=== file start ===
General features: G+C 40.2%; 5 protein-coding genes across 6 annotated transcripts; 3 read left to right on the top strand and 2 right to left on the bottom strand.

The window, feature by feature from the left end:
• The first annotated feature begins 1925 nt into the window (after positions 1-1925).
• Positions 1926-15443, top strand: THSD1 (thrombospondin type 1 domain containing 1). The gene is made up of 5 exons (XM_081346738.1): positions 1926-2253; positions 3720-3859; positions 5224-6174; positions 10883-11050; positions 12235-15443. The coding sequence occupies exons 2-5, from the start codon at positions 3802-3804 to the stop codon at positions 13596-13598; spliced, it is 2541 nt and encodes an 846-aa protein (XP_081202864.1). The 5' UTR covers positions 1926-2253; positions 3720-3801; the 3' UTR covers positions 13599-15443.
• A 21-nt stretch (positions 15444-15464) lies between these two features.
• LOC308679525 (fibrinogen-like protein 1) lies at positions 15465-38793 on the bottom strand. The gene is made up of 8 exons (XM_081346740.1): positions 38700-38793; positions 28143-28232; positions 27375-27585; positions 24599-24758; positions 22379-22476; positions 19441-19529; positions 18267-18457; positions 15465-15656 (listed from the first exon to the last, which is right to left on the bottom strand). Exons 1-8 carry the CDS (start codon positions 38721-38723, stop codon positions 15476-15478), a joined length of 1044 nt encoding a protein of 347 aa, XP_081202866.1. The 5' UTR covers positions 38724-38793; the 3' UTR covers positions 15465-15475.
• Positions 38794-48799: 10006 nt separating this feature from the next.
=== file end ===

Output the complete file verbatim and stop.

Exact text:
General features: G+C 40.2%; 5 protein-coding genes across 6 annotated transcripts; 3 read left to right on the top strand and 2 right to left on the bottom strand.

The window, feature by feature from the left end:
• The first annotated feature begins 1925 nt into the window (after positions 1-1925).
• Positions 1926-15443, top strand: THSD1 (thrombospondin type 1 domain containing 1). The gene is made up of 5 exons (XM_081346738.1): positions 1926-2253; positions 3720-3859; positions 5224-6174; positions 10883-11050; positions 12235-15443. The coding sequence occupies exons 2-5, from the start codon at positions 3802-3804 to the stop codon at positions 13596-13598; spliced, it is 2541 nt and encodes an 846-aa protein (XP_081202864.1). The 5' UTR covers positions 1926-2253; positions 3720-3801; the 3' UTR covers positions 13599-15443.
• A 21-nt stretch (positions 15444-15464) lies between these two features.
• LOC308679525 (fibrinogen-like protein 1) lies at positions 15465-38793 on the bottom strand. The gene is made up of 8 exons (XM_081346740.1): positions 38700-38793; positions 28143-28232; positions 27375-27585; positions 24599-24758; positions 22379-22476; positions 19441-19529; positions 18267-18457; positions 15465-15656 (listed from the first exon to the last, which is right to left on the bottom strand). Exons 1-8 carry the CDS (start codon positions 38721-38723, stop codon positions 15476-15478), a joined length of 1044 nt encoding a protein of 347 aa, XP_081202866.1. The 5' UTR covers positions 38724-38793; the 3' UTR covers positions 15465-15475.
• Positions 38794-48799: 10006 nt separating this feature from the next.